“I’m catching up,” said 46-year-old Maureen, from Frenchtown, who declined to give her last name. She hadn’t had a Pap smear for two to three years even though it is recommended annually for women her age. “Too busy,” she said.
Twenty-three-year-old Alena Martin of Contant was in the same boat and confessed to “not following doctor’s orders…I guess when you’re young, you don’t know about everything, these kinds of procedures.” It was her friend, Elizabeth, who nudged her. “I told her, ‘Let’s go! It’s free, so let’s go.’ My co-worker was talking to me about her chemo-therapy treatments -- she just got diagnosed with cancer -- so I decided to go,” said Elizabeth, who also declined to give her last name.
Cervical cancer is the second leading cause of cancer deaths among women behind breast cancer, and is expected to claim some 3,700 lives nationwide by year’s end. If caught early, most cases are treatable. Health care providers at Saturday’s screening were encouraging women to make the Pap smear part of their annual routine and were urging women to avoid multiple partners, which increases chances of contracting the human papilloma virus that can lead to cervical cancer.
“It really was a great, great day,” said Marc A. Jerome, district health officer and acting assistant commissioner of health, from the screening site on St. Croix. “Now we have to build on it to make more people aware that this is needed.”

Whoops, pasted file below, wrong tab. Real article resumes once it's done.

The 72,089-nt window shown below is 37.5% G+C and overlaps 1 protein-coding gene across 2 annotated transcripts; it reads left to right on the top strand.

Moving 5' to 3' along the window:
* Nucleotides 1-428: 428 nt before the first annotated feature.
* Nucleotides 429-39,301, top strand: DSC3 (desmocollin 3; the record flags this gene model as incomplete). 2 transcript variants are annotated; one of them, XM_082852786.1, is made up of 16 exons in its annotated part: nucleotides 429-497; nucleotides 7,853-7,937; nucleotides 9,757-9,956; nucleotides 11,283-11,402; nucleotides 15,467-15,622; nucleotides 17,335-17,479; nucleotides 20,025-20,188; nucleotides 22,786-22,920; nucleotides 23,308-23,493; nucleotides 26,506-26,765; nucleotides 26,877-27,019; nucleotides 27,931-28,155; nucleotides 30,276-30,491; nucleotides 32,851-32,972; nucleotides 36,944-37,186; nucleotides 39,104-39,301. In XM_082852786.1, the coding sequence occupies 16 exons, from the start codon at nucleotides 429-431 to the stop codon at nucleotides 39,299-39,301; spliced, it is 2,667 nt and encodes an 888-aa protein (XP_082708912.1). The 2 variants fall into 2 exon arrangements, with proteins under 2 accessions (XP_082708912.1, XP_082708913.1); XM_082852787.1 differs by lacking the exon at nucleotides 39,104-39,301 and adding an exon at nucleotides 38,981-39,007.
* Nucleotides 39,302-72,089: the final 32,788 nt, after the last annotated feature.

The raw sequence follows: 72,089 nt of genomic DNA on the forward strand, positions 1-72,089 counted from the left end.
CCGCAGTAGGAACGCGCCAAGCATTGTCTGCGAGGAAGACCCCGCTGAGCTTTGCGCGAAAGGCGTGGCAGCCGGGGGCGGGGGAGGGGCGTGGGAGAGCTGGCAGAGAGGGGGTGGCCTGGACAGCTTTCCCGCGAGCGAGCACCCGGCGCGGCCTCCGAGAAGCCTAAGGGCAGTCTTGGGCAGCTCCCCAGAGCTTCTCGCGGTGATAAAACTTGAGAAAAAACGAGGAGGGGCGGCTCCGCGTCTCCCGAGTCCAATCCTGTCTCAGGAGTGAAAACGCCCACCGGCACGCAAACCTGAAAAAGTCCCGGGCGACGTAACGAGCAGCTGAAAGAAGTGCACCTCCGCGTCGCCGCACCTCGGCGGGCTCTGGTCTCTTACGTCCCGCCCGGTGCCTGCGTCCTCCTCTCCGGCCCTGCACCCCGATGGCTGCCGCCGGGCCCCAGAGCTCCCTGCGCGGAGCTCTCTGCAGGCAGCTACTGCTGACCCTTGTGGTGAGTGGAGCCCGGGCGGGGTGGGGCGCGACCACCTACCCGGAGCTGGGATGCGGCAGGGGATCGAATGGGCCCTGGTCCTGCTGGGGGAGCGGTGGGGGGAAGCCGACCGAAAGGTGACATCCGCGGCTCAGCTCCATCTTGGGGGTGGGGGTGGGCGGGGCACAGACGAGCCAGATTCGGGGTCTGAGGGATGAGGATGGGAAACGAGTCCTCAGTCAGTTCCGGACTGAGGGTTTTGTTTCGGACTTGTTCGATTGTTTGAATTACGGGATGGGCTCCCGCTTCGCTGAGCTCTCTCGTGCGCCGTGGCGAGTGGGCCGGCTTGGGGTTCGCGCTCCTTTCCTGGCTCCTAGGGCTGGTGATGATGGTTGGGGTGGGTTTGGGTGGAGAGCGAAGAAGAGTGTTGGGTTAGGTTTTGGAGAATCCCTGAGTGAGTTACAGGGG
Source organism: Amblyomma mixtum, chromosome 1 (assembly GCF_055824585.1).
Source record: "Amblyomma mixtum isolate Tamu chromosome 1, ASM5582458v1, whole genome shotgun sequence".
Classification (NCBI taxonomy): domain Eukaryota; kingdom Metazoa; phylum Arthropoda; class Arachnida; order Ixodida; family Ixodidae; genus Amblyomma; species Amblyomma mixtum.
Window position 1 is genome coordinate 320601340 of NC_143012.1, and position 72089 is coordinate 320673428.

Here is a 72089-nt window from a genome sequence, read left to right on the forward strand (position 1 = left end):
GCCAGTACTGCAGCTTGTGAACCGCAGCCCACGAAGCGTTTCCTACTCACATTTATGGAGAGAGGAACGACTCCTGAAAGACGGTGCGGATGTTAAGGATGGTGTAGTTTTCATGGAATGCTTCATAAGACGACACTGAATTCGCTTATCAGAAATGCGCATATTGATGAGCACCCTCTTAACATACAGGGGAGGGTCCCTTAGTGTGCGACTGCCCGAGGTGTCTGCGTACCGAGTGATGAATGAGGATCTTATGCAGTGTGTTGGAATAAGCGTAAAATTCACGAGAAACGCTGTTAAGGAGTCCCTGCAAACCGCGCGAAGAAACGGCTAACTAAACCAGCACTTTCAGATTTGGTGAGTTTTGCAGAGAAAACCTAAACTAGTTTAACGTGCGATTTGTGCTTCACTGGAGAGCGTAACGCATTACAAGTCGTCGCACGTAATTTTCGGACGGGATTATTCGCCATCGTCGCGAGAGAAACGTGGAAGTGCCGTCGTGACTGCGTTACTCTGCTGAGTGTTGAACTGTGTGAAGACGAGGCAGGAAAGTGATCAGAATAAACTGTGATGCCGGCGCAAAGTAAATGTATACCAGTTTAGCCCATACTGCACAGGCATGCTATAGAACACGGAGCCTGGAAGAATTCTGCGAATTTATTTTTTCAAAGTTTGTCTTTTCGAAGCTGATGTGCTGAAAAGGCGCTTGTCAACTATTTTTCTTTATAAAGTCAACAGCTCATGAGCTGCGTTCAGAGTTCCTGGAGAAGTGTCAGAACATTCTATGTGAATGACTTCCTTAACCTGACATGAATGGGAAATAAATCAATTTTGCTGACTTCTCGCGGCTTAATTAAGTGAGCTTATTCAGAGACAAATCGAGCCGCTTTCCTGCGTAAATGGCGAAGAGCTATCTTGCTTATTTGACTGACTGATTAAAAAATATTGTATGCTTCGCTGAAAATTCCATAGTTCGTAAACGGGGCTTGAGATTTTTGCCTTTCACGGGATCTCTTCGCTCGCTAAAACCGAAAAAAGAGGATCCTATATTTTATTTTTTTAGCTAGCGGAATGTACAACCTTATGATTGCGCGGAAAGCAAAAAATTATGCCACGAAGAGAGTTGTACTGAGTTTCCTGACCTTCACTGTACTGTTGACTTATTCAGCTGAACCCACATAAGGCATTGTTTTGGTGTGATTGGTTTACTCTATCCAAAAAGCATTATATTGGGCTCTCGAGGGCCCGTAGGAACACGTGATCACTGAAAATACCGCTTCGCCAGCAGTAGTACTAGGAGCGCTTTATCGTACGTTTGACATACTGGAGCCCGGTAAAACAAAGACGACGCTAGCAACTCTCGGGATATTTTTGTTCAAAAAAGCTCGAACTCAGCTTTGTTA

Awareness-building continues on Sept. 22 with territory-wide cervical cancer walk-a-thons, part of the initiative.
In addition to screening for cervical cancer, the Kimelman Institute is also holding a free prostate cancer screening on Oct. 6 from 10 a.m. to 3 p.m. Grant said at a similar screening last year, 20 of 154 men screened showed “suspicious signs.” He’s hoping to teach people more about prostate cancer at upcoming public seminars on prostate cancer at Sept. 26 at noon and again at 6:30 p.m. in the CKCI auditorium.
Grant also said the CKCI would be happy to come into area schools to educate children about cancer and ways to prevent it.
Back Talk


Share your reaction to this news with other Source readers. Please include headline, your name and city and state/country or island where you reside.